Sarah Tollman, Stanford University; Seo Jin Park, MIT CSAIL; John Ousterhout, Stanford University
This paper re-evaluates the performance of the EPaxos consensus protocol for geo-replication and proposes an enhancement that uses synchronized clocks to reduce operation latency. The benchmarking approach used for the original EPaxos evaluation does not trigger or measure the full impact of conflict behavior on system performance. Our re-evaluation confirms the original claim that EPaxos provides optimal median commit latency in a WAN, but it shows much worse tail latency than previously reported (more than 4x worse than Multi-Paxos). Furthermore, performance is highly sensitive to application workloads, particularly at the tail.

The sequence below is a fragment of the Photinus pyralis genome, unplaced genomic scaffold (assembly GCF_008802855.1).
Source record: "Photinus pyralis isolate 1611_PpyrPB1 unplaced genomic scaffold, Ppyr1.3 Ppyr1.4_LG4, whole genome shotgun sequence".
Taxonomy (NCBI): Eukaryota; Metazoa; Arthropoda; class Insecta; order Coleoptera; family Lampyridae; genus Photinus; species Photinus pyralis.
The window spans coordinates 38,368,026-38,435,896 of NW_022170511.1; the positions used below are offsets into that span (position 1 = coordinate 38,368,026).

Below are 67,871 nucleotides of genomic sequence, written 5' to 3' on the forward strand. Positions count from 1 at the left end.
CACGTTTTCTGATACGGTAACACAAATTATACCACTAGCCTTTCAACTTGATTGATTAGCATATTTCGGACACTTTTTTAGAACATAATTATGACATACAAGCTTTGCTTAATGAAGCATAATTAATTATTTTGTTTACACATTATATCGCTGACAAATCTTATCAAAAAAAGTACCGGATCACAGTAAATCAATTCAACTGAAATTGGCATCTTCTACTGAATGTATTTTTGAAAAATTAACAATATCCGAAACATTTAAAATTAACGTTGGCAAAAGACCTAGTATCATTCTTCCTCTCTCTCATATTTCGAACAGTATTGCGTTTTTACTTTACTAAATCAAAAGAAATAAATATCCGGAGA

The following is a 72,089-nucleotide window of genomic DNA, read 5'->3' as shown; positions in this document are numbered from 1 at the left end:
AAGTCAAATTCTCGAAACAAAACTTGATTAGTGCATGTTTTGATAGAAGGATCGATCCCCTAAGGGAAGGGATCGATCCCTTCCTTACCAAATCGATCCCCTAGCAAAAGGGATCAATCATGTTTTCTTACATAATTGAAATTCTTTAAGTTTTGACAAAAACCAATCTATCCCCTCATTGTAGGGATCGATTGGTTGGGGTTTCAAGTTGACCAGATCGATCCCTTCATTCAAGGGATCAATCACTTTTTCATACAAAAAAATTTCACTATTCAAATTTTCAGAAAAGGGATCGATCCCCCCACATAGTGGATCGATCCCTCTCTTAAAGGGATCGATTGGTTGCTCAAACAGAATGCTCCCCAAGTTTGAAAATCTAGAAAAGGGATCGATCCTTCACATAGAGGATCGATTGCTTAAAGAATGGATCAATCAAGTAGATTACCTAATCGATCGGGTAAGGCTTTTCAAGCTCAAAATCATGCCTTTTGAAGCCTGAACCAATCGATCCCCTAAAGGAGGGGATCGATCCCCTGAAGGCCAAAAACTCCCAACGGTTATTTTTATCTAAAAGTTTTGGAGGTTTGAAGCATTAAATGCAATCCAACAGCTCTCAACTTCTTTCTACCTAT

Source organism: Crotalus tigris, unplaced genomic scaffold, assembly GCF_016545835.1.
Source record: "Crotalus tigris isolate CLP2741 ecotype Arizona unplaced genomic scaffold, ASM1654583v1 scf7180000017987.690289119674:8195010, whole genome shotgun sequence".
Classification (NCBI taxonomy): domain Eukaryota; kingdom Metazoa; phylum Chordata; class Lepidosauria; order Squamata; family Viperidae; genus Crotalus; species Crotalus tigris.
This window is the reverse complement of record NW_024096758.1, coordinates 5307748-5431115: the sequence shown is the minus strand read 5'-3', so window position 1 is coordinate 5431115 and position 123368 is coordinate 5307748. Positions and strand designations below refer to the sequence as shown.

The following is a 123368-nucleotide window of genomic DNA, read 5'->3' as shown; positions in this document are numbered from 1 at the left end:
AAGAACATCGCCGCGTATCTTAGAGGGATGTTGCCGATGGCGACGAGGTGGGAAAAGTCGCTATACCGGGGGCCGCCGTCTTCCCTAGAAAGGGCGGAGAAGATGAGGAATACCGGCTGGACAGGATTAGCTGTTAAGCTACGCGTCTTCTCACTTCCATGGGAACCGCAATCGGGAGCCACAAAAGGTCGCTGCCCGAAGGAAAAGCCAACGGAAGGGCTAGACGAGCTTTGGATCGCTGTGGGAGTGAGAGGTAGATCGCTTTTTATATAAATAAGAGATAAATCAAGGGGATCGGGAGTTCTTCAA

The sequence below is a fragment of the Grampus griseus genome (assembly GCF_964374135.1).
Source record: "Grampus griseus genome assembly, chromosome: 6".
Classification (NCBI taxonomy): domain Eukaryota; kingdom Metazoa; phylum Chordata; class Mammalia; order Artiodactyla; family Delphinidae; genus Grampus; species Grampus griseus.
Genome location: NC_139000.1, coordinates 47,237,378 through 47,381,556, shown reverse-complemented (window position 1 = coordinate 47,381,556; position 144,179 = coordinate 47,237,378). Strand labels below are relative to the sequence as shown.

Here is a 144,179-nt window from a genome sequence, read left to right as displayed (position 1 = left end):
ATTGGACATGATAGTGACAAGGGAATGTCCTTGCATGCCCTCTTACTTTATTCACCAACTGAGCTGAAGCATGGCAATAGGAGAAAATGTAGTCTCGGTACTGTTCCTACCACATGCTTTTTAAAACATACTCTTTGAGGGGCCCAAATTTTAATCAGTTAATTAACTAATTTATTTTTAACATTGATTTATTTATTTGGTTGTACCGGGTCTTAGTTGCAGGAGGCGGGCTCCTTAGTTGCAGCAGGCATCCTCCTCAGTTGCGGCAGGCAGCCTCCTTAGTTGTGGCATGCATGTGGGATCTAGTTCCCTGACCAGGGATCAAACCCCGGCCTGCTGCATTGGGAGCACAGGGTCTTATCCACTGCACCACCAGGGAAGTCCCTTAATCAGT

In addition, we show how synchronized clocks can be used to reduce conflicts in geo-replication. By imposing intentional delays on message processing, we can achieve roughly in-order deliveries to multiple replicas. When applied to EPaxos, this technique reduced conflicts by at least 50% without introducing additional overhead, decreasing mean latency by up to 7.5%.
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